The Black and White Composition

An excerpt from The Photographer’s Black and White Handbook: Making and Processing Stunning Digital Black and White Photos by Harold Davis, published by The Monacelli Press, 2017.

BW cover webPhotography is applied design, and according to classical design theory the principal building blocks of two-dimensional design are:

  • Making the best use of both external and internal boundaries
  • Acknowledging and working with the underlying shape in the image
  • Constructing and depicting exciting and dynamic forms

As opposed to color photography, the boundaries in a photo are not obscured by an attractive color palette that can distract the viewer’s eye. This means that getting your composition right is even more important with black and white photography than with color.

The concept of a boundary speaks to areas in a photo that are bordered in some way. In a photograph, the most important boundary of all is the visual frame for the photo—how the photo is cropped, how the content of the photo relates to the frame, and how the edges of the frame are treated. (Note that this does not refer to a picture frame, which is an entirely different issue.)

As an example of the frame edge treatment, a photo can go straight to the edge without a break (so the break is the edge), it can be bounded with a black retaining line, or it can be surrounded with a regular white area. These possibilities can be combined, and of course there are other possibilities as well.

Within the image itself, boundaries help shape the building blocks that are the shapes that make up a composition. Boundaries work best with defined edges, and when an edge is used appropriately in a black and white composition, an image can be created that uses the interplay of positive and negative spaces (see “Using Negative Space,” starting on page 53). The ability to effectively contrast positive and negative space in this way is an element that is simply not present in most color compositions.

Finding the edges that frame spaces within a monochromatic composition does require experience and an affinity for seeing in black and white. Becoming edge and frame conscious is essential, but otherwise there really are no hard and fast rules. But once you get the hang of it you’ll be well on your way toward creating great black and white compositions.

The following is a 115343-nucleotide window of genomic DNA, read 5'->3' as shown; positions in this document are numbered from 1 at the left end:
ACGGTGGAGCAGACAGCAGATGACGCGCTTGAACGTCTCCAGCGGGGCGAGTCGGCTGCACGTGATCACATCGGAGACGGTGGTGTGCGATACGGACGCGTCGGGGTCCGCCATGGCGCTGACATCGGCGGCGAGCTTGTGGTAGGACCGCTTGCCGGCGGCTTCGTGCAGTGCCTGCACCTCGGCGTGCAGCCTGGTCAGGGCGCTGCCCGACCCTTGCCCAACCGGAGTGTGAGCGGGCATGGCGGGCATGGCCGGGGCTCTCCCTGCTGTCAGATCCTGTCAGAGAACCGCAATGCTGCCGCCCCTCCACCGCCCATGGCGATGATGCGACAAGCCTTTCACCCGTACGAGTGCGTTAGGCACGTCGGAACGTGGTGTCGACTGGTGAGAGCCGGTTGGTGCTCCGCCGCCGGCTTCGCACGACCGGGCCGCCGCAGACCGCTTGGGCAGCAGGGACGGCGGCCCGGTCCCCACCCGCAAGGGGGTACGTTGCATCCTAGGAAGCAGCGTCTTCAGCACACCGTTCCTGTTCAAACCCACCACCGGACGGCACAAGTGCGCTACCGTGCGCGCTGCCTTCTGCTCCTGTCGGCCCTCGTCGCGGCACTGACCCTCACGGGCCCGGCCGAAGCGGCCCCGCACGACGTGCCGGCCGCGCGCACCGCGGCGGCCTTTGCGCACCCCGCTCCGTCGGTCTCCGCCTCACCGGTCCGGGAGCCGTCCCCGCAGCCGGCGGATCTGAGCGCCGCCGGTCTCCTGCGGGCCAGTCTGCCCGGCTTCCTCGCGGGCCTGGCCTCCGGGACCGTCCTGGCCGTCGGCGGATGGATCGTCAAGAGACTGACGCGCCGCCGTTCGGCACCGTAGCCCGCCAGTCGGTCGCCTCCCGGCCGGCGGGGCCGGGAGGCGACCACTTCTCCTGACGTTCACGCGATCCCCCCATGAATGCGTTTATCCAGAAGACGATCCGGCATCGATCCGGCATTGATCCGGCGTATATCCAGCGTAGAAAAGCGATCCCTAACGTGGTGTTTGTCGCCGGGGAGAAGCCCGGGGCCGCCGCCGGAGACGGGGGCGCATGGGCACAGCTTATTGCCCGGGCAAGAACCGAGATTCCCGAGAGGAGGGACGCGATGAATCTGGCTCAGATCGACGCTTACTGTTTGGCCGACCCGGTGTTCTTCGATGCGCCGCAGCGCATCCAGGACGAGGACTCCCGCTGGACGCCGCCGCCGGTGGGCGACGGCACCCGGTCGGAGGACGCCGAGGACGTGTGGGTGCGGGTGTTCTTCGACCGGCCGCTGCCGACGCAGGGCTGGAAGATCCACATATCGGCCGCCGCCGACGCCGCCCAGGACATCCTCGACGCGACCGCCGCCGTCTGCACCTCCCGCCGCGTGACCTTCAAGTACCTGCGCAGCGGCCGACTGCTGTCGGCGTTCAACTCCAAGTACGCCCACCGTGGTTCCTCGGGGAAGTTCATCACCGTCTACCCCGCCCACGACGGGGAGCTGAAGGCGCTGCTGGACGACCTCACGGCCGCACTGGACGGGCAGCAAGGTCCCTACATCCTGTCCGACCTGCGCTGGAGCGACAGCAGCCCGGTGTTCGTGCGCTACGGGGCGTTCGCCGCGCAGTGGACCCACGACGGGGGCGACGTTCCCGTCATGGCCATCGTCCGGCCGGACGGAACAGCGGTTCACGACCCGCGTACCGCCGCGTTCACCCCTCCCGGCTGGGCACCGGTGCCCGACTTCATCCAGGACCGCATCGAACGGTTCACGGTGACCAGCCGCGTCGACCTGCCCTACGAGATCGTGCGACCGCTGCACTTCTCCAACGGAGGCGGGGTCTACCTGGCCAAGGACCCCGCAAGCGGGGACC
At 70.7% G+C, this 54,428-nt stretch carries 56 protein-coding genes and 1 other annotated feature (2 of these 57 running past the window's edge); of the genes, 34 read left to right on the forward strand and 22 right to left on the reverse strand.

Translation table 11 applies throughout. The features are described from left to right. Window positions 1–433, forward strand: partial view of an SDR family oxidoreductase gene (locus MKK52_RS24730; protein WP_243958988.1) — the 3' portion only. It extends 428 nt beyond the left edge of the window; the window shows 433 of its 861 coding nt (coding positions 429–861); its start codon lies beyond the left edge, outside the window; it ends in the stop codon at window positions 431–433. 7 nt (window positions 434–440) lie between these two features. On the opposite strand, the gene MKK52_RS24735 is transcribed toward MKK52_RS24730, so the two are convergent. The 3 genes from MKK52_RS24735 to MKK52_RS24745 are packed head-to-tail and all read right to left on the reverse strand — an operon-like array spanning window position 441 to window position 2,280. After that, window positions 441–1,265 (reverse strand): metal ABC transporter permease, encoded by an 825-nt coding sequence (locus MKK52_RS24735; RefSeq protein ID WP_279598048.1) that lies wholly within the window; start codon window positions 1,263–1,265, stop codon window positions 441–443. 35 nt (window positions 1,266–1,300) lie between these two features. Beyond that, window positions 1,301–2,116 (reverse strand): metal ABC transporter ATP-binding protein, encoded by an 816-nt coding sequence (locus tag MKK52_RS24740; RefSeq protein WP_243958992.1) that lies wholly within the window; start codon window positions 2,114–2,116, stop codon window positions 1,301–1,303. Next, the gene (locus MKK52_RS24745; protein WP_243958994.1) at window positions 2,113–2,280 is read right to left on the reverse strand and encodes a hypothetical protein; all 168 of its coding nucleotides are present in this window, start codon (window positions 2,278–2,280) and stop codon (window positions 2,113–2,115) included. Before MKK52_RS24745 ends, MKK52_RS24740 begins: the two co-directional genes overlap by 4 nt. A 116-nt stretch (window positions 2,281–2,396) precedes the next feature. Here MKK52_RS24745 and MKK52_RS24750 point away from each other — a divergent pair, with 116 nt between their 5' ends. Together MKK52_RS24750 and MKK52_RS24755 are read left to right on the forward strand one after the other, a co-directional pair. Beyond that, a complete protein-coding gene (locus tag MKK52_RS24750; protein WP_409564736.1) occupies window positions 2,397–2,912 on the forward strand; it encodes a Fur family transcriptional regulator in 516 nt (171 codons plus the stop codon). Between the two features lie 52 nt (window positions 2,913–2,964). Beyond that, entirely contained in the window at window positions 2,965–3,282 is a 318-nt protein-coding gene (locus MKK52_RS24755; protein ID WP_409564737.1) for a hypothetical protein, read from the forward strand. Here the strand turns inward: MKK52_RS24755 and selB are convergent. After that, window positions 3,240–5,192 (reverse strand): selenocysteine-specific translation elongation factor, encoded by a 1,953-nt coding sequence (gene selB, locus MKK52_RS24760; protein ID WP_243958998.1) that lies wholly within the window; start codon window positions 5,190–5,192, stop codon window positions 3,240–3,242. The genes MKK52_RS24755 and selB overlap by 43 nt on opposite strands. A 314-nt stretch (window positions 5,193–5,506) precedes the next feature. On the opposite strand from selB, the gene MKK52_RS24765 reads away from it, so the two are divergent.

Keep in mind when choosing your black and white subject matter that you cannot actually photograph an object. This sounds counter-intuitive, but it is true whether you are working in color or black and white. To restate this idea, you cannot make a photo of a given subject; the only thing you can capture is the light reflected or emitted by the subject.

While true across the domain of photography, this idea is particularly helpful to keep in mind when considering black and white photography, because the absence of color reduces the composition to its minimal elements, meaning it is more closely tied to the way the light that is captured behaves.

Photos that are primarily about light, in as pure a form as possible, almost always lend themselves to black and white compositions.

Within the image itself, and in addition to being aware of the importance of light and edges, here are some of the remaining significant compositional issues to keep in mind when you are looking to make a black and white photo:

  • Look for the dark side: Strong and compelling shadows often don’t work well in color, but can be a hallmark of great black and white photography.
  • The absence of color is, well, the absence of color: Compositions that are otherwise interesting but only have a little in the way of color variations, or are mostly presented in a single color, can work very well in black and white, as they are almost always not about color.
  • Ramp up the range: In the Western desert we are home on the range, and much good black and white photography also shows a strong range between lights and darks. If there is little variation between the lightest lights and the darkest darks in an image, this may be a sign that it is not inherently workable in black and white.
  • Intentionality about graphic design: Omitting color is an act of abstraction in the sense is that it is creating something artificial in relationship to the way that most of us see. Therefore, subject matter with abstract characteristics—that might work well if you didn’t know what in the world you were looking at—can make great black and white imagery.
  • Keep it simple: An image without color is an image with an important and complex element removed. Therefore, you want to look for imagery where there is at least the appearance of simplicity, and where keeping things simple is an important aspect of the composition.
  • Watch dem bones: Black and white photos don’t disguise the underlying structure, or bones, of their compositions as much as color images do. It’s therefore important to work toward black and white imagery where the compositional elements are striking.